Review: Duet For One, Almeida

I feel I must confess that the last time I saw Juliet Stevenson on the stage, in The Seagull at the National Theatre, I left at the interval. This plays on my mind a lot, as I love her acting, but my feelings for Chekhov were stronger that evening and so after a swift gin and tonic, we made a swift exit. I am pleased to report however, that I managed to stay until the end of this play. A two-hander with Henry Goodman, Duet For One takes place as a series of therapy sessions between a concert violinist who is struggling to come to terms with a degenerative illness and her psychiatrist who is guiding her through her highly charged emotions.

Stevenson’s work here is extraordinary running the whole emotional gamut from sarcastic and sullen to bitter and furious and finally to the anguish of self-realisation. From her wheelchair, she captivates entirely, showing the futile frustrations of not being able to live her life as she needs to. A lesser actor might have let her steal the show and at times to start off with it feels like it might happen here, but the wonder of Goodman’s performance of the therapist is that you really feel the growth of their relationship through him: at first a little indulgent, and then ever-increasingly involved as the depth of her despair becomes apparent. For the most part it is barely possible to take your eyes from the pair of them, lest you miss some subtle nuance.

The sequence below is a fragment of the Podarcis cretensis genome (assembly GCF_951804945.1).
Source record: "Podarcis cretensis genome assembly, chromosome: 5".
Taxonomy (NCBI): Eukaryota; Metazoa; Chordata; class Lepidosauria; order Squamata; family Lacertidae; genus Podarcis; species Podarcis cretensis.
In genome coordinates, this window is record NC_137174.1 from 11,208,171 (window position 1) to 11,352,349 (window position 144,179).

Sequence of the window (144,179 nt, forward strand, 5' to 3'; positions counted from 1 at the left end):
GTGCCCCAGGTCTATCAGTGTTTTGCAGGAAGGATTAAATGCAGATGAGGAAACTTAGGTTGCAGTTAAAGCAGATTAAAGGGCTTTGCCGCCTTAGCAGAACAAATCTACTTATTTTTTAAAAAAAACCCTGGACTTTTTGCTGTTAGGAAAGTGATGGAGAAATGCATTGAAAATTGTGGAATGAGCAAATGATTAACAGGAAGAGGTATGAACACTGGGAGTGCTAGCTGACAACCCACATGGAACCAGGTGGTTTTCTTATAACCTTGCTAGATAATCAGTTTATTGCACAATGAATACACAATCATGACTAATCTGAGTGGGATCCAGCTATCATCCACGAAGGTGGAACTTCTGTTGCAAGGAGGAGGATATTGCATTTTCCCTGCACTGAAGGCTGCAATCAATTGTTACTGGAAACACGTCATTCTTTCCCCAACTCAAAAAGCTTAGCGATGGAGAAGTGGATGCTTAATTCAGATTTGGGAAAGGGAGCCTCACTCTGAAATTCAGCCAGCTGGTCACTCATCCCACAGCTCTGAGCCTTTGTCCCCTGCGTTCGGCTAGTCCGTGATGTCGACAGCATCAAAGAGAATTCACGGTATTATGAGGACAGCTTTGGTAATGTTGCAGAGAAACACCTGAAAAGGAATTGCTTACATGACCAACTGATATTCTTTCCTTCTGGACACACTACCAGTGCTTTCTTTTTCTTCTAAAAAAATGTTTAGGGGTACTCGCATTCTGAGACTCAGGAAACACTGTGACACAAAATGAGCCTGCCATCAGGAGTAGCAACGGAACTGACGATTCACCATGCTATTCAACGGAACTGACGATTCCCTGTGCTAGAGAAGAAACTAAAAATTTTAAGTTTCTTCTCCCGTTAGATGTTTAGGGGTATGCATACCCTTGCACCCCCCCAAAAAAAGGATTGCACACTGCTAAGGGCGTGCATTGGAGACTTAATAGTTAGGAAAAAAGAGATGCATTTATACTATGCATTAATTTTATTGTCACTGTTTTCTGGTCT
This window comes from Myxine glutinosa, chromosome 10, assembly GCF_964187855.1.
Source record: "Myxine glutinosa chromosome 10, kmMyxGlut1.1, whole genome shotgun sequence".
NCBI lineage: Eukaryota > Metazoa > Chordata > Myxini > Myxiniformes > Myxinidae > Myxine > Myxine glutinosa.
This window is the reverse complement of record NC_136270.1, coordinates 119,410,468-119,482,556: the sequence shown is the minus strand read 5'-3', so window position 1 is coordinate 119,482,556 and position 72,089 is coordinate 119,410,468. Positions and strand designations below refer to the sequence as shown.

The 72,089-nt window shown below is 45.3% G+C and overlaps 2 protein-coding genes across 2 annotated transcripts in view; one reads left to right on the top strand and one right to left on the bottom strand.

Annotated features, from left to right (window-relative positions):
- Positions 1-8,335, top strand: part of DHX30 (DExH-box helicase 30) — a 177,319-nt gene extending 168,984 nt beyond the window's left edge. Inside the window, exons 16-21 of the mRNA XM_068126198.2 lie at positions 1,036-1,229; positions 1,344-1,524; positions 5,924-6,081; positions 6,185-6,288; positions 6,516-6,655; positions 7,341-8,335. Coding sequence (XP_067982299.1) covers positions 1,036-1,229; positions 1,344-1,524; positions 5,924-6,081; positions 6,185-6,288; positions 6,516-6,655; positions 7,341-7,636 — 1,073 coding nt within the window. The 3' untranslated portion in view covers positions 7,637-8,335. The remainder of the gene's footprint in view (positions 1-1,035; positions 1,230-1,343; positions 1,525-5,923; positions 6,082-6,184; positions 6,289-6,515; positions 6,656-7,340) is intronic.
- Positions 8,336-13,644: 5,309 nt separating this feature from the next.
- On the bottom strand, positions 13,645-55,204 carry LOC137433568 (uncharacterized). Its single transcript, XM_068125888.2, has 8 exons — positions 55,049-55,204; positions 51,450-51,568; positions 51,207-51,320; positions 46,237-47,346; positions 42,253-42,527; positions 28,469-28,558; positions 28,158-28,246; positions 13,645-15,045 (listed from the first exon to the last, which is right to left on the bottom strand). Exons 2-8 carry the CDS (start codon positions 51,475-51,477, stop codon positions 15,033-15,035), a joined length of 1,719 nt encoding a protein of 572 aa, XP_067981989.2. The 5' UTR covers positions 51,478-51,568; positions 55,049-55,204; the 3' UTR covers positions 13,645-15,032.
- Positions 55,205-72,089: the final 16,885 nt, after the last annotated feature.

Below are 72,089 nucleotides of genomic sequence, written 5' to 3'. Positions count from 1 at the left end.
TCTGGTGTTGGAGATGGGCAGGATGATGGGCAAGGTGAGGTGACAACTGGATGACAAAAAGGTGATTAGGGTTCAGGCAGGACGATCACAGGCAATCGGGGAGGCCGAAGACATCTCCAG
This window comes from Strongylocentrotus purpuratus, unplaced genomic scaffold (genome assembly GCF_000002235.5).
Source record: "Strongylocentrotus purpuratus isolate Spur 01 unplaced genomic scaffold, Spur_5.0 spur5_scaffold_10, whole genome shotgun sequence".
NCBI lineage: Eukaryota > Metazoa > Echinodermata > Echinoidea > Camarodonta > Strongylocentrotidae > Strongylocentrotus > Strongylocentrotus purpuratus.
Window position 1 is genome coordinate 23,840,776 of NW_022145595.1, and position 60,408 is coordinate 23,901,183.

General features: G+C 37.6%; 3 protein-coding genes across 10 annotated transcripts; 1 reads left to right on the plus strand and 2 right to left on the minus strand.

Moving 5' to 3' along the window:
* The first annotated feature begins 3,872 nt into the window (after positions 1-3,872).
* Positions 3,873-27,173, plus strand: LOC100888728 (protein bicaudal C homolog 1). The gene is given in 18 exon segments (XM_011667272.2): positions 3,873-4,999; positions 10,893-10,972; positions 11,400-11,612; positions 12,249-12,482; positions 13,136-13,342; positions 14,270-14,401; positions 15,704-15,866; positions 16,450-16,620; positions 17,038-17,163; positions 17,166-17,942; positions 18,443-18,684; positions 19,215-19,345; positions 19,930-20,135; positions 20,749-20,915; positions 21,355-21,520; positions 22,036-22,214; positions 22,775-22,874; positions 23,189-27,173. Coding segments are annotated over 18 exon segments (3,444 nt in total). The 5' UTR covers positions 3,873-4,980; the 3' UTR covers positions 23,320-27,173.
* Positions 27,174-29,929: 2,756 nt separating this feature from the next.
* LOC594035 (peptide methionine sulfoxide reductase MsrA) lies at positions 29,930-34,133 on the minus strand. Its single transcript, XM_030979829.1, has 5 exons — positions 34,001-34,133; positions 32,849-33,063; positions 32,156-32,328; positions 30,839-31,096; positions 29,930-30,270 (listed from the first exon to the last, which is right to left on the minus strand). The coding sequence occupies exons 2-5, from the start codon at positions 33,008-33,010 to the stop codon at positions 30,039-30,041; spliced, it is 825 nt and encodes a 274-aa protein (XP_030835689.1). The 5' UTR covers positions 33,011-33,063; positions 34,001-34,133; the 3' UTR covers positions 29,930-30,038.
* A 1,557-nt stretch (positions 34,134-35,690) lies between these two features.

With some beautiful violin music inserted between the scenes, and the highly detailed set providing the ideal setting, the Almeida has once again triumphed in accomplishing another must-see production. Highly recommended.

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